Jeremy Garnet, a novelist, is living a relatively quiet bachelor life in London when his old school friend Stanley Ukridge shows up.  Ukridge is starting a chicken farm with his wife, Millie, and wants “Garnie old boy” to come stay with them.  He’ll get to write in the country in exchange for a few hours of work a day.  In spite of the fact that Ukridge is planning to run the chicken farm without any prior knowledge or studying “the better for innovation, my boy,” Garnie takes him up on it.  Of course, life with the eccentric Ukridge surrounded by chickens isn’t quite the quiet writing environment Garnie was planning on.  Not to mention the Irish professor neighbor’s lovely daughter that Garnie can’t quite get out of his head.

Review:
There’s no doubt about it.  Wodehouse is pleasantly droll.  It was, however, necessary for me to remind myself a few times of the time period this was written in as certain portions had the feminist in me going “Whaaaat?!”

Ukridge and Millie are a delightful couple.  He’s got zany ideas; she’s endlessly supportive.  He clearly is madly in love with her and vice versa.  They’re exactly the sort of people I would want as neighbors, because you’d never get bored with them around.  Ukridge doesn’t mean to do wrong by anybody.  He just doesn’t get how society thinks it should function.  He does everything his own way, and Millie is along for the ride.

Wodehouse also manages to actually create personalities in the animals that are around from Bob the dog to Edwin the cat to Aunt Elizabeth the evil chicken (named after the aunt that didn’t want Millie to marry Ukridge).  The animals are a part of everything that is going on.  The characters actually talk to them, interact with them, and the animals respond.  It’s something that happens in my own life, but that I don’t usually see in books, so I was delighted to see it here.

On the other hand, chickens are only half of the title, and I must say, I was not fond of the love half.  Garnie’s relationship with Phyllis just hit all the wrong notes for me.  First, Garnie claims to have fallen in love with her at first sight upon seeing her on the train, yet at that portion of the book all he talks about is how lovely her eyes are.  Sounds more like lust to me.  Then there’s the fact that Phyllis’s personality stinks.  She’s dull, boring, and frankly rude.  She’s square under her egotistical father’s thumb too.  I don’t see what Garnie sees in her.  Then of course there’s the fact that Garnie pretty much stalks her for a portion of the book.  He goes to her father’s farm every night after dusk, sits in the bushes, and listens to her sing.  That’s creepy, but when he tells her later, she laughs and is delighted.  People!  Stalking is not romantic.   Gah!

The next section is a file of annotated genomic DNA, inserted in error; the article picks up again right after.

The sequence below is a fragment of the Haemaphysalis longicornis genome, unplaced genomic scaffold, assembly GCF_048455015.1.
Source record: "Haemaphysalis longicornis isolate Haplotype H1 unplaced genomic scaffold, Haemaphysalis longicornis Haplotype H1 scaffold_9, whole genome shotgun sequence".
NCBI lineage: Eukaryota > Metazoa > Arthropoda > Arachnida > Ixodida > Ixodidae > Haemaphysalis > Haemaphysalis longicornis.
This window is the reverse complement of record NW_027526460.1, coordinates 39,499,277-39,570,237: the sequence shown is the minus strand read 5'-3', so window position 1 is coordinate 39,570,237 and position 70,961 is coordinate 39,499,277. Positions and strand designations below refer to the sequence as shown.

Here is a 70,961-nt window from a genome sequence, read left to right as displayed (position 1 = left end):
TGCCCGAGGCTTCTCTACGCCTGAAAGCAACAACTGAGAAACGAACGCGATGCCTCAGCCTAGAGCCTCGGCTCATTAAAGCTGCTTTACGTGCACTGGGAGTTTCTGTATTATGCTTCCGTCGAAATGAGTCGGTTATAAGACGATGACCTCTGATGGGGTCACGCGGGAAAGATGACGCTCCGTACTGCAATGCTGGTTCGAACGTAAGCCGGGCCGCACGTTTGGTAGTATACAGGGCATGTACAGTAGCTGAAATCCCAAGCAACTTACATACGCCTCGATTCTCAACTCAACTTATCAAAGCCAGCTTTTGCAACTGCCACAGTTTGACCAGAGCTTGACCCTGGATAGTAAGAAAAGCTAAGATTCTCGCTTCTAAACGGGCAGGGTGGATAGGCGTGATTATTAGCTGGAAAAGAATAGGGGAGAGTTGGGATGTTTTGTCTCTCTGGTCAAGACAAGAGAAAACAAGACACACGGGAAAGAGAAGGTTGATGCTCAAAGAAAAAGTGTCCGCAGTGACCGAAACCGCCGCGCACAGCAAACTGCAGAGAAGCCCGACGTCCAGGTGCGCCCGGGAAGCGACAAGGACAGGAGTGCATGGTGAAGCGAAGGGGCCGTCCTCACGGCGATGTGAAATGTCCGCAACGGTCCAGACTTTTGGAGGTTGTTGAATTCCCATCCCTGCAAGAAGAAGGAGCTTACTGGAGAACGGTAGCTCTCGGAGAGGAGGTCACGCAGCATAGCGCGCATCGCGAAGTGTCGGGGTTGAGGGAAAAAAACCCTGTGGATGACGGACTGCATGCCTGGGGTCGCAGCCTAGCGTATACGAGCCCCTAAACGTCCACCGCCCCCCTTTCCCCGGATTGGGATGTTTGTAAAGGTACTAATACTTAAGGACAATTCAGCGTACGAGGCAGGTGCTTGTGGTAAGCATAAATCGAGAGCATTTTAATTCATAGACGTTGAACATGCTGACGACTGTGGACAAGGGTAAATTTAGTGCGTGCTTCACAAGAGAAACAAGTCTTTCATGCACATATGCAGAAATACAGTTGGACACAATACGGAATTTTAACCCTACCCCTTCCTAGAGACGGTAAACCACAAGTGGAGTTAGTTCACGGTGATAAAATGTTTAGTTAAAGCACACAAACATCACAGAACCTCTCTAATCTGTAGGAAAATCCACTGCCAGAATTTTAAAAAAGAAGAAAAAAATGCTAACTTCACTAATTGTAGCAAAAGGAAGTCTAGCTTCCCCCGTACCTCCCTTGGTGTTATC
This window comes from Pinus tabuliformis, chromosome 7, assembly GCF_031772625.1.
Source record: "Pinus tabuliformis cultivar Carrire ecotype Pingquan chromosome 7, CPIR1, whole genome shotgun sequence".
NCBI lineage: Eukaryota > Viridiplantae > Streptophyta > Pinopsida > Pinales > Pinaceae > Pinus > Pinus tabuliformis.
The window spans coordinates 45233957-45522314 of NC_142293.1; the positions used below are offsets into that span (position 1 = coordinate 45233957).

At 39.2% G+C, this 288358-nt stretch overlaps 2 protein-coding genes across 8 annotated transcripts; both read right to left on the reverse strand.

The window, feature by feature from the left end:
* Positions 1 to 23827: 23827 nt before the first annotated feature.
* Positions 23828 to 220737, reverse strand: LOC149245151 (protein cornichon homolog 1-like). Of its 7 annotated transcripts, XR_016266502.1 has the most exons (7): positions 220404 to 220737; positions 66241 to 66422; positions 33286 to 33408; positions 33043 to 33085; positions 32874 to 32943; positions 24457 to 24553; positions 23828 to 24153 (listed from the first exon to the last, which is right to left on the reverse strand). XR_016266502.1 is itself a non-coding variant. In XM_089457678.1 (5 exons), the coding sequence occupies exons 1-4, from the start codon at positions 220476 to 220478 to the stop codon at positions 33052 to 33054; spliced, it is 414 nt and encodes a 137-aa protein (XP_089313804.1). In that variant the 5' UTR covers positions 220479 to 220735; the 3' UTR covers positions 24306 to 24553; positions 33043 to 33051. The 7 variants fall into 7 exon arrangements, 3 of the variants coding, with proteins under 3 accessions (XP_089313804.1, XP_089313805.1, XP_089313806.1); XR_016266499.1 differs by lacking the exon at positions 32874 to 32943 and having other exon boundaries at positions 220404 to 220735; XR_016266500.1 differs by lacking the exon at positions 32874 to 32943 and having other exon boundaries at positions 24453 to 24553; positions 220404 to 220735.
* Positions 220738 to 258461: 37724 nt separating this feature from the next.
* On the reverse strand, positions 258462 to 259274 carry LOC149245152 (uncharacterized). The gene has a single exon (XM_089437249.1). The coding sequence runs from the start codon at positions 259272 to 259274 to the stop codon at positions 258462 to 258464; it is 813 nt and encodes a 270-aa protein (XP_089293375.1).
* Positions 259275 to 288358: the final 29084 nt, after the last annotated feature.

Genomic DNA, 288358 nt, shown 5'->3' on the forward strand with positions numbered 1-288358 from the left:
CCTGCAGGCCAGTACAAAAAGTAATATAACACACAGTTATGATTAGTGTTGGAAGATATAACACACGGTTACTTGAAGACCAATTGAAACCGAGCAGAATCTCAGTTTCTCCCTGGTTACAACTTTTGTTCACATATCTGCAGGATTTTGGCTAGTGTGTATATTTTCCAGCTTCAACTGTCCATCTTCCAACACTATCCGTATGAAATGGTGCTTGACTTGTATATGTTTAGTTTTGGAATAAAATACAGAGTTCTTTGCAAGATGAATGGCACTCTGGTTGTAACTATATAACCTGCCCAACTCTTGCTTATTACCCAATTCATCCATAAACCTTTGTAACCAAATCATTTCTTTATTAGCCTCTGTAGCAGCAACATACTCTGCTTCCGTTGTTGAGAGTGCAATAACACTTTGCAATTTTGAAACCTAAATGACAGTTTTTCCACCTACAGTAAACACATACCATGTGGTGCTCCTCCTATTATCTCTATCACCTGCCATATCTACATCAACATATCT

I wish Wodehouse had simply written about Ukridge and Millie, as they are clearly the couple that is actually interesting.  In spite of the fact that he didn’t do that though, I really liked this book.  People who appreciate a book for the scenes in it and not the overarching plot will like it as well.

4 out of 5 stars

Source: Librivox recording by Mark Nelson via the Audible app for the iTouch and iPhone

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Book Review: The Collected Public Domain Works of H. P. Lovecraft

April 14, 2010 2 comments

Hand emerging from a coffin drawing a line of blood.Summary:
Lovecraft was an American author of horror living during the late 19th and early 20th centuries.  He has a bit of a cult following, largely due to a creature featured in some of his stories known as Cthulu.  (I’d link, but your experience will be much more amusing if you google “cthulu”).  Some common themes in his horror include eerie things coming from ocean depths, scientific reanimation of corpses, human-like apes, the dreamworld, and ancient myths being fact.  This collection includes 24 short stories–The Alchemist, The Beast in the Cave, Beyond the Wall of Sleep, The Cats of Ulthar, Celephais, The Crawling Chaos, Dagon, The Doom that Came to Sarnath, Ex Oblivione, Facts Concerning the Late Arthur Jermyn and His Family, Herbert West: Reanimator, Memory, The Music of Erich Zann, The Nameless City, Nyarlathotep, The Picture in the House, Polaris, A Reminiscence of Dr. Samuel Jackson, The Statement of Randolph Carter, The Street, The Terrible Old Man, The Tomb, The Tree, and The White Ship.

Review:
I decided I needed to actually read some Lovecraft after getting swept up in the Cthulu subculture last December through Cthulumas hosted on Tor.com.  So I searched Librivox via the Audible app and found this collection.  Unfortunately, there was no Cthulu in it.  Also unfortunately, I wasn’t too impressed by most of the stories.

I think the main issue is that a lot of the horror just didn’t age well.  Lovecraft’s stories depend largely on the unknown, only a lot of what was unknown in his time is known now.  For instance one of his stories focuses around the mystery of the North Star, which isn’t so mysterious anymore.  They also depend on unexplored territories on the continents, whereas now it’s space that is unexplored.  I can’t get into the character’s mindset of fear when he reads simply as naive and uneducated.